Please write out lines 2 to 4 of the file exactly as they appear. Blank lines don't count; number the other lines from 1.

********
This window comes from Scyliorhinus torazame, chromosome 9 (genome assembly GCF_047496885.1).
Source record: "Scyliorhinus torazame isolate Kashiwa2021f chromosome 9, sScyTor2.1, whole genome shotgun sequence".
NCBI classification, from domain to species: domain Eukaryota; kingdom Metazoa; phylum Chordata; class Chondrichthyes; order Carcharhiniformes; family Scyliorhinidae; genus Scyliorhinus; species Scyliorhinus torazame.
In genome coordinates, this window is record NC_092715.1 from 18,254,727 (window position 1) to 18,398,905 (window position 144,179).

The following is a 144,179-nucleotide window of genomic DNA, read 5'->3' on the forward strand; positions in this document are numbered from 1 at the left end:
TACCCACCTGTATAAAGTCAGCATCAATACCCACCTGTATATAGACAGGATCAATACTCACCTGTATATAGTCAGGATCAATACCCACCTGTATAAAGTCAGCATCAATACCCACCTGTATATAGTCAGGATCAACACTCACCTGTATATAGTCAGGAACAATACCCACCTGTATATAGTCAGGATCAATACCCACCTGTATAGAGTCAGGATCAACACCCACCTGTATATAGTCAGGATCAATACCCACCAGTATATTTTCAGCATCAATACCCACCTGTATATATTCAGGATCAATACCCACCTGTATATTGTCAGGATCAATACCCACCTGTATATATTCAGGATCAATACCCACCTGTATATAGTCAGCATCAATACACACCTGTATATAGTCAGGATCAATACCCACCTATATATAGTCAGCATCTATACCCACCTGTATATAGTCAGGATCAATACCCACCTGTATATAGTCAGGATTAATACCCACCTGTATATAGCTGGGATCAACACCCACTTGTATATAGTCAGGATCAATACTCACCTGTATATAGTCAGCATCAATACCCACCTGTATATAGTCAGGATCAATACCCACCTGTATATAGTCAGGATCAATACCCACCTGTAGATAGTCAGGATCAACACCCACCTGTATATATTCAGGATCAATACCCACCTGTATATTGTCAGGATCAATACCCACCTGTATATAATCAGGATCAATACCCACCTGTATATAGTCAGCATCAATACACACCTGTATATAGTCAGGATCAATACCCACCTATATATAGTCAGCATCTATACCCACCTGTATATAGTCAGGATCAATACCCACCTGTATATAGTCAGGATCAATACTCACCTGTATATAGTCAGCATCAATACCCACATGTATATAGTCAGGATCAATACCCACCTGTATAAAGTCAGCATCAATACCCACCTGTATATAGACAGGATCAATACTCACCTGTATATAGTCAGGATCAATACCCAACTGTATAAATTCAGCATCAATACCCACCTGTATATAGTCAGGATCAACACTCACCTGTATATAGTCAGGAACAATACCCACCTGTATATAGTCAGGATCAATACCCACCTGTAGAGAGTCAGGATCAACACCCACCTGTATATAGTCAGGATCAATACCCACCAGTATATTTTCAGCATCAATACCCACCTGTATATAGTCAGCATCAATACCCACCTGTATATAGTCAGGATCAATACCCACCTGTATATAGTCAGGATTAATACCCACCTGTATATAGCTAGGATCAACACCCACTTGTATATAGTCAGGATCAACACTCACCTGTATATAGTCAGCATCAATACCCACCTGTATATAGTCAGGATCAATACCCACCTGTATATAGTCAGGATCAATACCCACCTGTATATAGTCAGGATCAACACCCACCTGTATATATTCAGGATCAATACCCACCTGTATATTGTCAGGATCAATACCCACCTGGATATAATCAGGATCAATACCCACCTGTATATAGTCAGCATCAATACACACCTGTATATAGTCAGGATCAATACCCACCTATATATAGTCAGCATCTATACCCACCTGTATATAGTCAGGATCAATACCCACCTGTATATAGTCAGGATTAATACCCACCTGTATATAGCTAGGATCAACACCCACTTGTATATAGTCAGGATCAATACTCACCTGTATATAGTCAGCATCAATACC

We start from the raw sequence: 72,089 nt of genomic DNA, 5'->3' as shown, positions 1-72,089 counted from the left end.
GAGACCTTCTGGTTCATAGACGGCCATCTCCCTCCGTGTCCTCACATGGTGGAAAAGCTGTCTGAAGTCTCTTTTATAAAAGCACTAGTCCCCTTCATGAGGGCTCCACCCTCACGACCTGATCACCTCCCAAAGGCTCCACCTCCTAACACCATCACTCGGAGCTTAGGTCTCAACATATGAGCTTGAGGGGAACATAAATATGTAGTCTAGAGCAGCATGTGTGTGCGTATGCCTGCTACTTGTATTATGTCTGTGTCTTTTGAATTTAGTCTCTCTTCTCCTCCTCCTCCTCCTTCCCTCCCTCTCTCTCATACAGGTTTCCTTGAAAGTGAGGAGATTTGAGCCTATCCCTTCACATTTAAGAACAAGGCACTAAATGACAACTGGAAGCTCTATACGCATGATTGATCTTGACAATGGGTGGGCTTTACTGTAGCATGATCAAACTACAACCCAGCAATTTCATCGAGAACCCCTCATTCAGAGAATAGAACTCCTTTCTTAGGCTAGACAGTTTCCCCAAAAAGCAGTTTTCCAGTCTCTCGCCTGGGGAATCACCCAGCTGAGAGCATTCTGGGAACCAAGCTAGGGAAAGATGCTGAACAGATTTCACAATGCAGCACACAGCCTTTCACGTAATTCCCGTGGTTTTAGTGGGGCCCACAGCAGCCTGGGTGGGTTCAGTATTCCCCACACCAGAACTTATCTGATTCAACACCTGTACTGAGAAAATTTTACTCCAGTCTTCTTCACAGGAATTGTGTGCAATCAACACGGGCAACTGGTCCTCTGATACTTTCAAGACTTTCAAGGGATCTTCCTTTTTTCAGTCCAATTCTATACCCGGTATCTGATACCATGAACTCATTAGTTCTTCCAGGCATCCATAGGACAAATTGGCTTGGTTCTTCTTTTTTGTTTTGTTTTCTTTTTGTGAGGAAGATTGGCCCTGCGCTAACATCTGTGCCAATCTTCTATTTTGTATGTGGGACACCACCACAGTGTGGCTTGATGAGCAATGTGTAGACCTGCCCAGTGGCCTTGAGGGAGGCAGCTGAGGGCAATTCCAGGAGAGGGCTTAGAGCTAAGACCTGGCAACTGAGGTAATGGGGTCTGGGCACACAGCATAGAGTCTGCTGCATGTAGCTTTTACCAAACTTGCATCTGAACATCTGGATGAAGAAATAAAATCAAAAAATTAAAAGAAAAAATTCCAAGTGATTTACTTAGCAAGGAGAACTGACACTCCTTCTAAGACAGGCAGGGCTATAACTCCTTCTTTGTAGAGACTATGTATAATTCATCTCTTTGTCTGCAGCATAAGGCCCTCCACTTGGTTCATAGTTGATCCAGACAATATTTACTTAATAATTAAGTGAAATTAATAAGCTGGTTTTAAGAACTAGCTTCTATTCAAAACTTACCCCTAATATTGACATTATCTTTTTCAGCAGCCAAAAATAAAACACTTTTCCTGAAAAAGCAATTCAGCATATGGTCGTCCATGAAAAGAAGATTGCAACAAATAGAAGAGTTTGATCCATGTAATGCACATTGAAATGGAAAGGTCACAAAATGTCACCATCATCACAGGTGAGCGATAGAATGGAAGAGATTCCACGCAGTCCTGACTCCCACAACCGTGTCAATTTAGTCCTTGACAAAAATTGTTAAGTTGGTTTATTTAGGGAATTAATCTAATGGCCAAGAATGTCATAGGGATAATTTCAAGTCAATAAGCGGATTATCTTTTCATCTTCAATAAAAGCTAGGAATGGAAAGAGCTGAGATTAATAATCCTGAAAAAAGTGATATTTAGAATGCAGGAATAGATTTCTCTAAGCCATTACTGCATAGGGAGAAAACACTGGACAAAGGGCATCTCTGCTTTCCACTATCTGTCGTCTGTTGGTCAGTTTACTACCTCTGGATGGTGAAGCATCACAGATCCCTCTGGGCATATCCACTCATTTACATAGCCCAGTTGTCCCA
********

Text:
Source record: "Scyliorhinus torazame isolate Kashiwa2021f chromosome 9, sScyTor2.1, whole genome shotgun sequence".
NCBI classification, from domain to species: domain Eukaryota; kingdom Metazoa; phylum Chordata; class Chondrichthyes; order Carcharhiniformes; family Scyliorhinidae; genus Scyliorhinus; species Scyliorhinus torazame.
In genome coordinates, this window is record NC_092715.1 from 18,254,727 (window position 1) to 18,398,905 (window position 144,179).